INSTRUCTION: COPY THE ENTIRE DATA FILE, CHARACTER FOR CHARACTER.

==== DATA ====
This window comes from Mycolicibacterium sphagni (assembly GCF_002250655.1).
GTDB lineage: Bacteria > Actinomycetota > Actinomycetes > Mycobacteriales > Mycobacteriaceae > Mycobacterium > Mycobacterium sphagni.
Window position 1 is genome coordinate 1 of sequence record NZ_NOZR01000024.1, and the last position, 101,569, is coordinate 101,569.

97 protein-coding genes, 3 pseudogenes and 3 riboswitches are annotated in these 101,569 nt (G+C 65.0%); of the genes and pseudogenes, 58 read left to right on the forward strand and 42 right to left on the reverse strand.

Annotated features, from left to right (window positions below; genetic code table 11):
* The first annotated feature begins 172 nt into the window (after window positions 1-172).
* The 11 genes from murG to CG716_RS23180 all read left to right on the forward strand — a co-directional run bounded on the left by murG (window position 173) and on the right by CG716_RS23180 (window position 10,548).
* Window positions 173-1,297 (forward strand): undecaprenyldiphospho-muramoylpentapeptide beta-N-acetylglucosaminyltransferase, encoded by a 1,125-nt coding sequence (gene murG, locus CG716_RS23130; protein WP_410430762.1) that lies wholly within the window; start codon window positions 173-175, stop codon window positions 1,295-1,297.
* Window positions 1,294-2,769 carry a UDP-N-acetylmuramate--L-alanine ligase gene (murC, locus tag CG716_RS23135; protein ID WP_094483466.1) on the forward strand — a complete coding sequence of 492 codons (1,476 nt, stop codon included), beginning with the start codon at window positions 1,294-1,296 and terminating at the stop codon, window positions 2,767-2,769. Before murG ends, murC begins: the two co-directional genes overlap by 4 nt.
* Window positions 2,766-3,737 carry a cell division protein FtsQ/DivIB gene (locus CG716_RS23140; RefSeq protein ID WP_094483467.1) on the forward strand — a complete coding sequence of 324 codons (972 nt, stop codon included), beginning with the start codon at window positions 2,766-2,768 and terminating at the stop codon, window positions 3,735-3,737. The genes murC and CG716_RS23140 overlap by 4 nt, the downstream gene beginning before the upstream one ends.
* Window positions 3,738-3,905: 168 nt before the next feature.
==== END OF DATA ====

This window comes from Mycolicibacterium sphagni (assembly GCF_002250655.1).
GTDB lineage: Bacteria > Actinomycetota > Actinomycetes > Mycobacteriales > Mycobacteriaceae > Mycobacterium > Mycobacterium sphagni.
Window position 1 is genome coordinate 1 of sequence record NZ_NOZR01000024.1, and the last position, 101,569, is coordinate 101,569.

97 protein-coding genes, 3 pseudogenes and 3 riboswitches are annotated in these 101,569 nt (G+C 65.0%); of the genes and pseudogenes, 58 read left to right on the forward strand and 42 right to left on the reverse strand.

Annotated features, from left to right (window positions below; genetic code table 11):
* The first annotated feature begins 172 nt into the window (after window positions 1-172).
* The 11 genes from murG to CG716_RS23180 all read left to right on the forward strand — a co-directional run bounded on the left by murG (window position 173) and on the right by CG716_RS23180 (window position 10,548).
* Window positions 173-1,297 (forward strand): undecaprenyldiphospho-muramoylpentapeptide beta-N-acetylglucosaminyltransferase, encoded by a 1,125-nt coding sequence (gene murG, locus CG716_RS23130; protein WP_410430762.1) that lies wholly within the window; start codon window positions 173-175, stop codon window positions 1,295-1,297.
* Window positions 1,294-2,769 carry a UDP-N-acetylmuramate--L-alanine ligase gene (murC, locus tag CG716_RS23135; protein ID WP_094483466.1) on the forward strand — a complete coding sequence of 492 codons (1,476 nt, stop codon included), beginning with the start codon at window positions 1,294-1,296 and terminating at the stop codon, window positions 2,767-2,769. Before murG ends, murC begins: the two co-directional genes overlap by 4 nt.
* Window positions 2,766-3,737 carry a cell division protein FtsQ/DivIB gene (locus CG716_RS23140; RefSeq protein ID WP_094483467.1) on the forward strand — a complete coding sequence of 324 codons (972 nt, stop codon included), beginning with the start codon at window positions 2,766-2,768 and terminating at the stop codon, window positions 3,735-3,737. The genes murC and CG716_RS23140 overlap by 4 nt, the downstream gene beginning before the upstream one ends.
* Window positions 3,738-3,905: 168 nt before the next feature.